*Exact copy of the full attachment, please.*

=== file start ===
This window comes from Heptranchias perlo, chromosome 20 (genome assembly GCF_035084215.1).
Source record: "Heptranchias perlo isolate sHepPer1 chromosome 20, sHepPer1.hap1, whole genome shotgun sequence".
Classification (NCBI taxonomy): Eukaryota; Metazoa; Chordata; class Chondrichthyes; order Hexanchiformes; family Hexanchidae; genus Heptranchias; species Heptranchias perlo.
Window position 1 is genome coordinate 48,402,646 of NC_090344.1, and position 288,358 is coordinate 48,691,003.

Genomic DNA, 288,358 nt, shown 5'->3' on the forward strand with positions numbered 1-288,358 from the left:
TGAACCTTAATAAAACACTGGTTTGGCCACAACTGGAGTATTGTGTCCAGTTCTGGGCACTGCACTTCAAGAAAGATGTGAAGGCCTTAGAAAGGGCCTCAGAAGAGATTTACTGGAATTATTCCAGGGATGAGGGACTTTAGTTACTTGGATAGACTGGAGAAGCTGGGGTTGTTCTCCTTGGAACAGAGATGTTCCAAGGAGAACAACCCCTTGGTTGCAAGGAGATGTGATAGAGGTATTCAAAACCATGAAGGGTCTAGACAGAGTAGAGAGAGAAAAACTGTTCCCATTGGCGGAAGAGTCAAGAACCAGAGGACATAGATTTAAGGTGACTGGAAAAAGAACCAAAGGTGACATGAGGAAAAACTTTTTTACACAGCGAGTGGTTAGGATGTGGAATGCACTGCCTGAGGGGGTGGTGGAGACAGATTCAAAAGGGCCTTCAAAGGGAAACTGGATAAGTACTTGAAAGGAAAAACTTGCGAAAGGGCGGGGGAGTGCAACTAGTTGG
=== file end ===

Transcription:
This window comes from Heptranchias perlo, chromosome 20 (genome assembly GCF_035084215.1).
Source record: "Heptranchias perlo isolate sHepPer1 chromosome 20, sHepPer1.hap1, whole genome shotgun sequence".
Classification (NCBI taxonomy): Eukaryota; Metazoa; Chordata; class Chondrichthyes; order Hexanchiformes; family Hexanchidae; genus Heptranchias; species Heptranchias perlo.
Window position 1 is genome coordinate 48,402,646 of NC_090344.1, and position 288,358 is coordinate 48,691,003.

Genomic DNA, 288,358 nt, shown 5'->3' on the forward strand with positions numbered 1-288,358 from the left:
TGAACCTTAATAAAACACTGGTTTGGCCACAACTGGAGTATTGTGTCCAGTTCTGGGCACTGCACTTCAAGAAAGATGTGAAGGCCTTAGAAAGGGCCTCAGAAGAGATTTACTGGAATTATTCCAGGGATGAGGGACTTTAGTTACTTGGATAGACTGGAGAAGCTGGGGTTGTTCTCCTTGGAACAGAGATGTTCCAAGGAGAACAACCCCTTGGTTGCAAGGAGATGTGATAGAGGTATTCAAAACCATGAAGGGTCTAGACAGAGTAGAGAGAGAAAAACTGTTCCCATTGGCGGAAGAGTCAAGAACCAGAGGACATAGATTTAAGGTGACTGGAAAAAGAACCAAAGGTGACATGAGGAAAAACTTTTTTACACAGCGAGTGGTTAGGATGTGGAATGCACTGCCTGAGGGGGTGGTGGAGACAGATTCAAAAGGGCCTTCAAAGGGAAACTGGATAAGTACTTGAAAGGAAAAACTTGCGAAAGGGCGGGGGAGTGCAACTAGTTGG